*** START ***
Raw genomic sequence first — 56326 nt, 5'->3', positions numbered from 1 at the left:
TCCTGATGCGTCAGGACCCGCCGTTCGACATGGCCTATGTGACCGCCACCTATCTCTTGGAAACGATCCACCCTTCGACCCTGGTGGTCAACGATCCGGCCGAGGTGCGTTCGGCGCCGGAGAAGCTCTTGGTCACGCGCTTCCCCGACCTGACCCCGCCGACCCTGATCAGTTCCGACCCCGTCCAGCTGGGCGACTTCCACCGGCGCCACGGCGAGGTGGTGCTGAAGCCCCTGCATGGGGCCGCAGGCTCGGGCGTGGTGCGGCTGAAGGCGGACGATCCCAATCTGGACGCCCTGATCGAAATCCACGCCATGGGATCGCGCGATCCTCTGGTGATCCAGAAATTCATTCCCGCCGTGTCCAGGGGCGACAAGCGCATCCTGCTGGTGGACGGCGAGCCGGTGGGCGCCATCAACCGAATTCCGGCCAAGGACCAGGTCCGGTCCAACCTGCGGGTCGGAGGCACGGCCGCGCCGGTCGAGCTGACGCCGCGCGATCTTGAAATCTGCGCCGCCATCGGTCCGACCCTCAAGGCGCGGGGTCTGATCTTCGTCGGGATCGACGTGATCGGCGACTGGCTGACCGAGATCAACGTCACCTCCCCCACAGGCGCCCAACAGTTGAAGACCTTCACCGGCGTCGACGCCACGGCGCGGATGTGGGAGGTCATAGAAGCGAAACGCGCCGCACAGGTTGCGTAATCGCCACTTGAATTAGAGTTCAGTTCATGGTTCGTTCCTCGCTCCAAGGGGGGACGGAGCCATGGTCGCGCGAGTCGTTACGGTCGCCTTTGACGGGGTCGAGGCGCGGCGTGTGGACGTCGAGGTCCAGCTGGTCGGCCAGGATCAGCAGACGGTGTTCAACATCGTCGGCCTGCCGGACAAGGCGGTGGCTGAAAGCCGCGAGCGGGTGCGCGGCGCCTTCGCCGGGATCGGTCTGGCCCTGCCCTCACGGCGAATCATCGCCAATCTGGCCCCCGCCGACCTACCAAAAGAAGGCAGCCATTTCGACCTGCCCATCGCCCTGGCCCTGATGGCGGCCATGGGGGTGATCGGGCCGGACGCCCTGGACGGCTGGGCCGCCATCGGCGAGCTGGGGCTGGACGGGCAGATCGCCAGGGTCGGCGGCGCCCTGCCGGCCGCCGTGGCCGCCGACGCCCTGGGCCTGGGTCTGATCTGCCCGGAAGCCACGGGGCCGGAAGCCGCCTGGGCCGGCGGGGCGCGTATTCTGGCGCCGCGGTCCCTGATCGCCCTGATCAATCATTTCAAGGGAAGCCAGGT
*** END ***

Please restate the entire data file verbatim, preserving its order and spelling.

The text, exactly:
Raw genomic sequence first — 56326 nt, 5'->3', positions numbered from 1 at the left:
TCCTGATGCGTCAGGACCCGCCGTTCGACATGGCCTATGTGACCGCCACCTATCTCTTGGAAACGATCCACCCTTCGACCCTGGTGGTCAACGATCCGGCCGAGGTGCGTTCGGCGCCGGAGAAGCTCTTGGTCACGCGCTTCCCCGACCTGACCCCGCCGACCCTGATCAGTTCCGACCCCGTCCAGCTGGGCGACTTCCACCGGCGCCACGGCGAGGTGGTGCTGAAGCCCCTGCATGGGGCCGCAGGCTCGGGCGTGGTGCGGCTGAAGGCGGACGATCCCAATCTGGACGCCCTGATCGAAATCCACGCCATGGGATCGCGCGATCCTCTGGTGATCCAGAAATTCATTCCCGCCGTGTCCAGGGGCGACAAGCGCATCCTGCTGGTGGACGGCGAGCCGGTGGGCGCCATCAACCGAATTCCGGCCAAGGACCAGGTCCGGTCCAACCTGCGGGTCGGAGGCACGGCCGCGCCGGTCGAGCTGACGCCGCGCGATCTTGAAATCTGCGCCGCCATCGGTCCGACCCTCAAGGCGCGGGGTCTGATCTTCGTCGGGATCGACGTGATCGGCGACTGGCTGACCGAGATCAACGTCACCTCCCCCACAGGCGCCCAACAGTTGAAGACCTTCACCGGCGTCGACGCCACGGCGCGGATGTGGGAGGTCATAGAAGCGAAACGCGCCGCACAGGTTGCGTAATCGCCACTTGAATTAGAGTTCAGTTCATGGTTCGTTCCTCGCTCCAAGGGGGGACGGAGCCATGGTCGCGCGAGTCGTTACGGTCGCCTTTGACGGGGTCGAGGCGCGGCGTGTGGACGTCGAGGTCCAGCTGGTCGGCCAGGATCAGCAGACGGTGTTCAACATCGTCGGCCTGCCGGACAAGGCGGTGGCTGAAAGCCGCGAGCGGGTGCGCGGCGCCTTCGCCGGGATCGGTCTGGCCCTGCCCTCACGGCGAATCATCGCCAATCTGGCCCCCGCCGACCTACCAAAAGAAGGCAGCCATTTCGACCTGCCCATCGCCCTGGCCCTGATGGCGGCCATGGGGGTGATCGGGCCGGACGCCCTGGACGGCTGGGCCGCCATCGGCGAGCTGGGGCTGGACGGGCAGATCGCCAGGGTCGGCGGCGCCCTGCCGGCCGCCGTGGCCGCCGACGCCCTGGGCCTGGGTCTGATCTGCCCGGAAGCCACGGGGCCGGAAGCCGCCTGGGCCGGCGGGGCGCGTATTCTGGCGCCGCGGTCCCTGATCGCCCTGATCAATCATTTCAAGGGAAGCCAGGT